Are you a parent worried about a child’s mental health during lockdown? You’re not alone. This is a scary time for us all, and it could be having an effect on our children’s well-being. Know that you are doing everything you can by just being there for them, but here are a few of our tips to help you.
- Talk to them about what is happening
Talk to your children about the global situation in an age appropriate way. They know what is happening in a way, so make sure COVID-19 or the lockdown is not a taboo subject, never to be mentioned. This could be making it more scary for them.
We recommend picking a good time to talk, if they’re younger kids, get the Lego or a jigsaw out and bring up the topic. The distraction and relaxed nature of the chat will allow them to talk more freely. If you have teens, suggest going for a walk and ask them if they’re doing OK or need to ask any questions.
Try to avoid facts and figures or going into too much detail, but always be honest with them. If they ask, for example, how many people have died – tell them something like ‘quite a few, which is very sad. But luckily, everyone staying inside is making a big difference, and less people are catching the virus. It’s like we are superheroes!’
Ask them if they have any questions, and make sure they know if they have any concerns you’re always there for them.
2. Validate their emotions
When you’re talking to your child and they explain how they are feeling, be sure to validate all emotions they are expressing.
Use phrases like ‘it’s normal to feel worried/angry/sad, and this feeling will pass.’ Where possible, try to avoid phrases like ‘don’t be silly’ and offer them practical ways to work through their emotions.
3. Provide a feeling of safety
The world feels quite unsafe to us all at the moment, so try to create a sense of safety for your family at home
Allow open conversation, lots of physical and emotional affection like cuddles and words of reassurance.
4. Stick to a familiar routine where possible
Practically, try to ensure they have a daily routine for structure. Children thrive in routines, and will be missing theirs from school. Routine = safety, so this will also help children feel safe.
A great way to do this is to have a rough timetable on the wall or fridge, so they know at 1pm they will be doing some school work, 2pm will be walk-time and they can watch TV at 3pm. It might also stop them driving you mad with constant questions of what’s happening next!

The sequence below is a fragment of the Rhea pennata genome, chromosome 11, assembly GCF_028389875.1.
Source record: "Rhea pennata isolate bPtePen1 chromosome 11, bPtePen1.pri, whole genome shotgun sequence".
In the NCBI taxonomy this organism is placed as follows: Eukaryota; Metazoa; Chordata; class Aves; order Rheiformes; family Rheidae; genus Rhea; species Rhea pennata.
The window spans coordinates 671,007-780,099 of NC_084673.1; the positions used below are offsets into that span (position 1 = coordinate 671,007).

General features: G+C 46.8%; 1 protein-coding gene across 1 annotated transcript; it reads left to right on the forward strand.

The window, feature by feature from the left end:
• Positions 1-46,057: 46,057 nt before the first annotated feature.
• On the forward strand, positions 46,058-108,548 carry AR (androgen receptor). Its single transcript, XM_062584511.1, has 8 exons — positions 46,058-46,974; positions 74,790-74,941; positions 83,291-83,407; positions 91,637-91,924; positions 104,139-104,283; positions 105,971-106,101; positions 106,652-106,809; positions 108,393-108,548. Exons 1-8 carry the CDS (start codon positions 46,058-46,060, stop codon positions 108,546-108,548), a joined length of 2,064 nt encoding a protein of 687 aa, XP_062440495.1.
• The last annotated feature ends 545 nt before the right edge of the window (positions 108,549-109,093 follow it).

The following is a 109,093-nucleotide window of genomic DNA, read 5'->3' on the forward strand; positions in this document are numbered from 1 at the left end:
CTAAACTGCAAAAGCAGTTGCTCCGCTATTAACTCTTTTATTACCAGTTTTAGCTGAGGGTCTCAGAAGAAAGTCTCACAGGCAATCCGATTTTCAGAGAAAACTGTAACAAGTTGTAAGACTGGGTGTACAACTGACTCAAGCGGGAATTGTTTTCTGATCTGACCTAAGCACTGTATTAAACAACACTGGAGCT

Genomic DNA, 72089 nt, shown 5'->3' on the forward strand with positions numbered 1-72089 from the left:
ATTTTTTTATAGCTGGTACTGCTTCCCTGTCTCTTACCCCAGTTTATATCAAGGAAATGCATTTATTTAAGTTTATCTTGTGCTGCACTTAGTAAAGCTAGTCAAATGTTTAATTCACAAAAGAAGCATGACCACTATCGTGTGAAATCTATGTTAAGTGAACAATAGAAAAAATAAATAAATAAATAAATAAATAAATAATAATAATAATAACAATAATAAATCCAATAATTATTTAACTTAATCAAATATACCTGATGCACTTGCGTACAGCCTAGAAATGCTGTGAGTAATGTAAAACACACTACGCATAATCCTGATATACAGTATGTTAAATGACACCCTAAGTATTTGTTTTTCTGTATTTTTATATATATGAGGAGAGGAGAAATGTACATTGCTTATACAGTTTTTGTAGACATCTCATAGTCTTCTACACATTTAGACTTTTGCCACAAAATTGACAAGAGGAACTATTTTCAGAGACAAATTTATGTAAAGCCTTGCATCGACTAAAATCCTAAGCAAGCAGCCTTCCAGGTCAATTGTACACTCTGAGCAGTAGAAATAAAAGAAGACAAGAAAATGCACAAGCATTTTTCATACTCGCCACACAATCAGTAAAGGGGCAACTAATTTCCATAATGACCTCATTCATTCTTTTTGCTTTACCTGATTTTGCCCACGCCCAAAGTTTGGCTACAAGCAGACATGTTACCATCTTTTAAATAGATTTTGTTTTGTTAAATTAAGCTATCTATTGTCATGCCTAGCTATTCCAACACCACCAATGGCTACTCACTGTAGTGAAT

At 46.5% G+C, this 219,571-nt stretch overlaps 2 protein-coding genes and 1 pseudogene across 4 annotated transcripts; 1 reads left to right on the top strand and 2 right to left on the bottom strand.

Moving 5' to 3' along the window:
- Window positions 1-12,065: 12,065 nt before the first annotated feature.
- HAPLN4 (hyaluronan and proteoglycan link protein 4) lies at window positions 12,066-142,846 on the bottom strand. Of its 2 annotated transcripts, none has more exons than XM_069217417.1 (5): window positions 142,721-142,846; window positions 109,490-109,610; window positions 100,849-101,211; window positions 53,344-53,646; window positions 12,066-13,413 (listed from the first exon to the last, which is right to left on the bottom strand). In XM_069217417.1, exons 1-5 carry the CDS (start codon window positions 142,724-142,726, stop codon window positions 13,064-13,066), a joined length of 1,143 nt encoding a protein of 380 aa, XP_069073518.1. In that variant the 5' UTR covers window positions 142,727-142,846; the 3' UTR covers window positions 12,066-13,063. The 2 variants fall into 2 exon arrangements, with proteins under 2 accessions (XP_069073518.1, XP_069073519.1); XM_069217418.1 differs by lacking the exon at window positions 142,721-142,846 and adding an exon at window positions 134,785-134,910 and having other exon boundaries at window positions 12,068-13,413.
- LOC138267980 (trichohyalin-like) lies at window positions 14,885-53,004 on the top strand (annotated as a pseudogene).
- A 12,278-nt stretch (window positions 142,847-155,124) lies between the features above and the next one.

5. Spend lots of time outdoors if you can
If you feel safe to, try to get your children outside as much as possible. They will be missing their sunshine and Vitamin D, as well as that crucial time in nature. If you have a garden, perfect. Make bee and bug hotels, plant some wild flowers or try some classic garden games.
We know having a garden is a luxury not everyone has access to, so if you’re near to a park or woodland, make a plan to go for a little stroll each day with your kids. They will probably protest, but it will be great for them – and you.
6. Look after yourself
Children will pick up on your behaviour, conversations and emotions. Don’t put too much pressure on yourself to be happy 24/7, but be present and aware of how you are feeling throughout the day.
If you are finding it difficult, don’t be afraid to be honest with your child. They will know anyway! Give them a hug, admit you aren’t feeling your best and explain how you are going to help yourself feel better. This not only proves to them that it’s OK to not be OK, but shows that being open about their feelings is welcome.
Most importantly – remember you cannot pour from an empty cup. You need to look after yourself, too. Meditate, take time for self-care or even just a 10 minute break with a hot drink. Ensure you’re getting plenty of rest and open up if you are struggling.
By the way, in case nobody has told you today, you are a wonderful care giver to your children. You should be proud knowing you’re doing your absolute best during these strange circumstances to give your family normality and security. To us, you are a true hero.
There is a fantastic helpline for parents from YoungMinds – call 0808 802 5544 for parental advice about your child’s mental health.
Check out our page Stay Home Stay Well, dedicated to mental health tips for coping during the COVID-19 lockdown.
If you are struggling to cope, text HECTOR to 85258 for free 24/7 support to help you through a mental health crisis moment.